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Does Beer Cause Bloating?


There are few things greater than cracking open an ice-cold beer after a long day. For most, drinking a beer or two is enough to make you feel as though you're carrying a beer baby. On the other hand, at least the bloat as an effect of the alcohol makes it easy to cut off after a few drinks. It turns out that beverages like beer and soda water contain carbon dioxide gas that releases into our bodies as we consume it. If so, is this to blame for the bloating we experience?


Inflammation from Alcohol

When we drink alcohol, it can easily irritate the stomach lining (better known as Gastritis). Together, it causes inflammation, then leading to feeling bloated. It can cause an excess of gas in the body, burping, and mild discomfort such as cramps. Nutritionist Bhuvan Rastogi states, "Alcohol is inflammatory in large quantities and this is aggravated even more because it's usually coupled with an increase in foods which cause gas, like sugar and carbonated drinks."


The Beer Belly is Real

As Rastogi claims, bloating isn't the only thing we need to worry about when drinking. Most of us are familiar with the associated weight gain of alcohol after having one too many and finding ourselves elbow-deep in whatever snack we can find. All alcohol, no matter the type, can be calorie-heavy, and those calories add up quickly. They typically range from 70 calories for a shot of liquor and can add up to several hundred calories for those who enjoy their fancy (often sugar-packed) cocktails. When looking at beer, wine, and hard liquor altogether, beer has the most calories out of the three, making it easier to gain weight.


Dehydration and Bloating Don't Mix

We have all been told that avoiding a hangover means drinking water before, during, and after drinking alcohol. Bloating is a topic that is hardly talked about, as too often, our dreadful hangover symptoms are the only thing that we can process as we come to in the morning. Not drinking enough water can cause an increase in the production of antidiuretic hormone (ADH), causing us to retain water and bloat. Retaining water also causes swelling, typically in the hands, feet, and face. To avoid bloating and swelling, maintaining adequate hydration is a must. Drinking at least eight glasses of water each day is optimal, but be sure to factor in any alcoholic beverages you plan to consume, drinking water throughout the duration.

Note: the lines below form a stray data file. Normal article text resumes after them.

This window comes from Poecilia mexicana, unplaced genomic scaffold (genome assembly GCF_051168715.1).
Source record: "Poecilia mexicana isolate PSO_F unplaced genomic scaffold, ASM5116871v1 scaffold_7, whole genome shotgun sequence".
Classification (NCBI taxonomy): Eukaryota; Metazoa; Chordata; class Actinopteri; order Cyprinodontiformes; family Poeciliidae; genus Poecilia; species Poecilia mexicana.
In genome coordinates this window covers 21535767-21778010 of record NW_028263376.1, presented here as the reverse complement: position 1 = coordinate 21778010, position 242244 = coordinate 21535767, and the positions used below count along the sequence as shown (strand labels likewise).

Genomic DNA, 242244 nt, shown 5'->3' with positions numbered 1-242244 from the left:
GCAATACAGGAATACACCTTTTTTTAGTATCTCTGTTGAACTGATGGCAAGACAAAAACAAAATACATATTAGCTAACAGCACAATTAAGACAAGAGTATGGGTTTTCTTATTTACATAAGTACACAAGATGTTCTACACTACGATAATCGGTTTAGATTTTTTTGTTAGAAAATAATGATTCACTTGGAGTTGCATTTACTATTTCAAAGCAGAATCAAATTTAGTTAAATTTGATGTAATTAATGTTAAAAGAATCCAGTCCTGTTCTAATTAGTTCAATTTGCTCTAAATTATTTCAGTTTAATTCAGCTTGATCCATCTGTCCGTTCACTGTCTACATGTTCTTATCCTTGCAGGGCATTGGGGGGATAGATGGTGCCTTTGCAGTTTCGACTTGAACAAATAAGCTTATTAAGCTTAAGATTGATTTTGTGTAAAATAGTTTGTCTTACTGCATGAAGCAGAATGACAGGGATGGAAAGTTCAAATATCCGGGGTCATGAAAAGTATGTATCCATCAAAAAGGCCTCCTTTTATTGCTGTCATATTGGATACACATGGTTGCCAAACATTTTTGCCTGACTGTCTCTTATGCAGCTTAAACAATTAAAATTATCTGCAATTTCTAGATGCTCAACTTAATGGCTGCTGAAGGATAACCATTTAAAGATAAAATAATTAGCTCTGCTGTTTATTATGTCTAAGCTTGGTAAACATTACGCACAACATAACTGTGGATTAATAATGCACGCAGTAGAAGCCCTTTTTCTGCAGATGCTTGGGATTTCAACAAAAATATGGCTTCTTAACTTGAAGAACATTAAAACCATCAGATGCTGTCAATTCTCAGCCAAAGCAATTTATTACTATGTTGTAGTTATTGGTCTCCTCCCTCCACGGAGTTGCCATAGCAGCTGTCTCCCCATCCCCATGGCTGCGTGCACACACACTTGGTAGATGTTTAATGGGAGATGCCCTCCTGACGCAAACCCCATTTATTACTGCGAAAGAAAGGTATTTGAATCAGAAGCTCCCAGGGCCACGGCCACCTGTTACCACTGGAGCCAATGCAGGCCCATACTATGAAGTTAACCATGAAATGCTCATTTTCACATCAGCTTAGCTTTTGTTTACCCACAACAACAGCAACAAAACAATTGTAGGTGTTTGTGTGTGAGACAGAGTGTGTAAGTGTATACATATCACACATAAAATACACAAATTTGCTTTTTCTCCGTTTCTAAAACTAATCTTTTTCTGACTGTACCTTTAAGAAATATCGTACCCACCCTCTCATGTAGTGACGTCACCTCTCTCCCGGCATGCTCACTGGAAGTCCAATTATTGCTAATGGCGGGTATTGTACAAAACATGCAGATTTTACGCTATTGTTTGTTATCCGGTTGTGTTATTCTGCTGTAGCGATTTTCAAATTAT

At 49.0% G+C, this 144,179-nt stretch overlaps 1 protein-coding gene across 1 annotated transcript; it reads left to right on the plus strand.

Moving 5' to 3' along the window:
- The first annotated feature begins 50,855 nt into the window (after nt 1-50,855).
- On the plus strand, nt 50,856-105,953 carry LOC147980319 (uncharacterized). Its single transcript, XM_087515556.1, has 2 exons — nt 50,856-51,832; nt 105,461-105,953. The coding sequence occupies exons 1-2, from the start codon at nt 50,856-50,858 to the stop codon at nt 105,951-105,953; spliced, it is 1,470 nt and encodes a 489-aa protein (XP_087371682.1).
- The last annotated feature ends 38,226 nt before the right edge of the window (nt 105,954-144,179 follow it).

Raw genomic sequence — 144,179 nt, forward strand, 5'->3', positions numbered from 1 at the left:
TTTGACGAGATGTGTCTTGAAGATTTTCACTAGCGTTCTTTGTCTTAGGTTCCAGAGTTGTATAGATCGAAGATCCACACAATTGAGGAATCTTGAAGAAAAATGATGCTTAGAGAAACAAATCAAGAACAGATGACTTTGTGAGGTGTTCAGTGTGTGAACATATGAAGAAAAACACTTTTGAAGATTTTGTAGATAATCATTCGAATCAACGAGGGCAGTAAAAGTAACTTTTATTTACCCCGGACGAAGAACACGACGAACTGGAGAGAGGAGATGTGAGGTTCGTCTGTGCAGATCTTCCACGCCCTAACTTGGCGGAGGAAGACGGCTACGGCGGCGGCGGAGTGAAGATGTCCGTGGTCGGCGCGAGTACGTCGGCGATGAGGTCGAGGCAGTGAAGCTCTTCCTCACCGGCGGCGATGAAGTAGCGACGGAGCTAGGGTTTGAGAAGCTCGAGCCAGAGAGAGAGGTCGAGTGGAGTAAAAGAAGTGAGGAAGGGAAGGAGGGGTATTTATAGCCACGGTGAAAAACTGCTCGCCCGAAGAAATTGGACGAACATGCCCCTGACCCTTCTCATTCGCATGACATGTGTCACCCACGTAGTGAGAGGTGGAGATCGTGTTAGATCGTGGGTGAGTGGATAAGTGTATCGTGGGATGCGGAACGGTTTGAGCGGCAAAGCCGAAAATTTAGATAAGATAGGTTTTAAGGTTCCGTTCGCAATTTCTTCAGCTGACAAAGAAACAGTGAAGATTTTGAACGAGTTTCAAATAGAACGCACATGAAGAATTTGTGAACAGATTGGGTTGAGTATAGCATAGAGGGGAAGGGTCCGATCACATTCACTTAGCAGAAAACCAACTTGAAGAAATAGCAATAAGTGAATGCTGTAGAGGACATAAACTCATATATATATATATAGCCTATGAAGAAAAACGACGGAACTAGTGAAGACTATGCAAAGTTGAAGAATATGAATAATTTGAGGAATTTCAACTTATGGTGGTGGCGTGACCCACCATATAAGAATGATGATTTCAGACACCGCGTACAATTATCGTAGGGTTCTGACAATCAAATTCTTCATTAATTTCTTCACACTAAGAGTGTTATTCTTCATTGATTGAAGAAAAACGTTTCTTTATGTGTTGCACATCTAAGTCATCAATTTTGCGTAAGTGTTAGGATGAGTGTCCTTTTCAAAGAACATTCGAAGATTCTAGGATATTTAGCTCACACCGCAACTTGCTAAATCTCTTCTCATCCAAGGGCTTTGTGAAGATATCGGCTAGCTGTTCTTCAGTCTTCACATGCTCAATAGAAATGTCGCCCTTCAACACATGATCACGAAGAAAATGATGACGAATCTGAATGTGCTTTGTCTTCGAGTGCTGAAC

So, Does Beer Really Cause Bloating?

Beer is, unfortunately, one of the worst options for trying to avoid bloating. As delicious as it is, the carbonation from carbon dioxide levels is bound to make anyone feel like they just ate a three-course dinner after a couple of drinks. Those looking to enjoy a cold one while limiting bloat can look at these charts to see what beer types have lower carbon dioxide levels. For those looking to avoid bloating and lose weight, it might be best to avoid beer altogether. Calories from a beer can add up quickly (even with the lighter options), and aside from the bloating, it will cause weight gain. As far as dehydration and beer, it doesn't make a difference in what type of alcohol it is. When we drink alcohol, we become dehydrated, retaining water, making us bloat and look puffy. 

As much as we want to avoid the beer bloat, most will not stop drinking beer altogether, but there are some actions we can take to decrease it. Depending on the quantity and how often one drinks, limiting the alcohol intake may minimize bloat if not get rid of it altogether. Also, consuming enough water daily and even more when we drink will decrease both bloating and retention by maintaining hydration in the body. Try to avoid sparkling water, though, or any other carbonated beverages, as it contains carbon dioxide and will cause an increase in bloating that we're trying to avoid. Try not to swallow too much air as it can cause painful gas, bloating, and abdominal pain. The University of Michigan Health suggests chewing foods slowly and thoroughly and not drinking through a straw. Following these tips will help us reduce bloating, not only when we crack open a cold one, but throughout the day overall.



Author :  Jennifer Dutton, Blog Writer, DrinkLyte Co. "Helping Grow CPG Brands Beyond Their Potential"